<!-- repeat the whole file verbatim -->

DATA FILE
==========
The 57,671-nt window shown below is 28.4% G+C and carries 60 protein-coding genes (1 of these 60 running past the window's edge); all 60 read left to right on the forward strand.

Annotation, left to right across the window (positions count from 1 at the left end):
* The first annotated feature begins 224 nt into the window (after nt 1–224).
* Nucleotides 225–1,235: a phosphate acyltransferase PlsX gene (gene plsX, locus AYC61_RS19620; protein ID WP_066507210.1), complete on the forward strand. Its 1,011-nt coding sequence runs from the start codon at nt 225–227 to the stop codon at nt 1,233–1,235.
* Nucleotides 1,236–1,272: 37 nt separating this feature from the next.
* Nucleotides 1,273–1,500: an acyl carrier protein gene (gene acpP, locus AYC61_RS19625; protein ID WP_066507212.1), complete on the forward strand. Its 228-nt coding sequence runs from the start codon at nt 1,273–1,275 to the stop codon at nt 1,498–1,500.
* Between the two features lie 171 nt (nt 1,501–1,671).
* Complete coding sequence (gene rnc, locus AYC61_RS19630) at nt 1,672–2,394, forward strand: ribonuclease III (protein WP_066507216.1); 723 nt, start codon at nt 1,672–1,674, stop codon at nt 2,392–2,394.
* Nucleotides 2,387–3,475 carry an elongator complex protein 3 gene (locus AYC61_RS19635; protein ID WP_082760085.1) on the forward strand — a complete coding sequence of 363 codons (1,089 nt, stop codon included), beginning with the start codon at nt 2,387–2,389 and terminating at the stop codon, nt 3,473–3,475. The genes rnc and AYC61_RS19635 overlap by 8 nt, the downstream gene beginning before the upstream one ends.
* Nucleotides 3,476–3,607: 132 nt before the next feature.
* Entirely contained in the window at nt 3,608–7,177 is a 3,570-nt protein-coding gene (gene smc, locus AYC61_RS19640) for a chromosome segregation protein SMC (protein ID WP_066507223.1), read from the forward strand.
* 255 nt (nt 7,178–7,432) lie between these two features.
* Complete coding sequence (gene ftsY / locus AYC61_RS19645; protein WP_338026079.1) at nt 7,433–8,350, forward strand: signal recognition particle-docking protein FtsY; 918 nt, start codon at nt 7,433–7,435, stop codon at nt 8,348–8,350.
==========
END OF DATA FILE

The 57,671-nt window shown below is 28.4% G+C and carries 60 protein-coding genes (1 of these 60 running past the window's edge); all 60 read left to right on the forward strand.

Annotation, left to right across the window (positions count from 1 at the left end):
* The first annotated feature begins 224 nt into the window (after nt 1–224).
* Nucleotides 225–1,235: a phosphate acyltransferase PlsX gene (gene plsX, locus AYC61_RS19620; protein ID WP_066507210.1), complete on the forward strand. Its 1,011-nt coding sequence runs from the start codon at nt 225–227 to the stop codon at nt 1,233–1,235.
* Nucleotides 1,236–1,272: 37 nt separating this feature from the next.
* Nucleotides 1,273–1,500: an acyl carrier protein gene (gene acpP, locus AYC61_RS19625; protein ID WP_066507212.1), complete on the forward strand. Its 228-nt coding sequence runs from the start codon at nt 1,273–1,275 to the stop codon at nt 1,498–1,500.
* Between the two features lie 171 nt (nt 1,501–1,671).
* Complete coding sequence (gene rnc, locus AYC61_RS19630) at nt 1,672–2,394, forward strand: ribonuclease III (protein WP_066507216.1); 723 nt, start codon at nt 1,672–1,674, stop codon at nt 2,392–2,394.
* Nucleotides 2,387–3,475 carry an elongator complex protein 3 gene (locus AYC61_RS19635; protein ID WP_082760085.1) on the forward strand — a complete coding sequence of 363 codons (1,089 nt, stop codon included), beginning with the start codon at nt 2,387–2,389 and terminating at the stop codon, nt 3,473–3,475. The genes rnc and AYC61_RS19635 overlap by 8 nt, the downstream gene beginning before the upstream one ends.
* Nucleotides 3,476–3,607: 132 nt before the next feature.
* Entirely contained in the window at nt 3,608–7,177 is a 3,570-nt protein-coding gene (gene smc, locus AYC61_RS19640) for a chromosome segregation protein SMC (protein ID WP_066507223.1), read from the forward strand.
* 255 nt (nt 7,178–7,432) lie between these two features.
* Complete coding sequence (gene ftsY / locus AYC61_RS19645; protein WP_338026079.1) at nt 7,433–8,350, forward strand: signal recognition particle-docking protein FtsY; 918 nt, start codon at nt 7,433–7,435, stop codon at nt 8,348–8,350.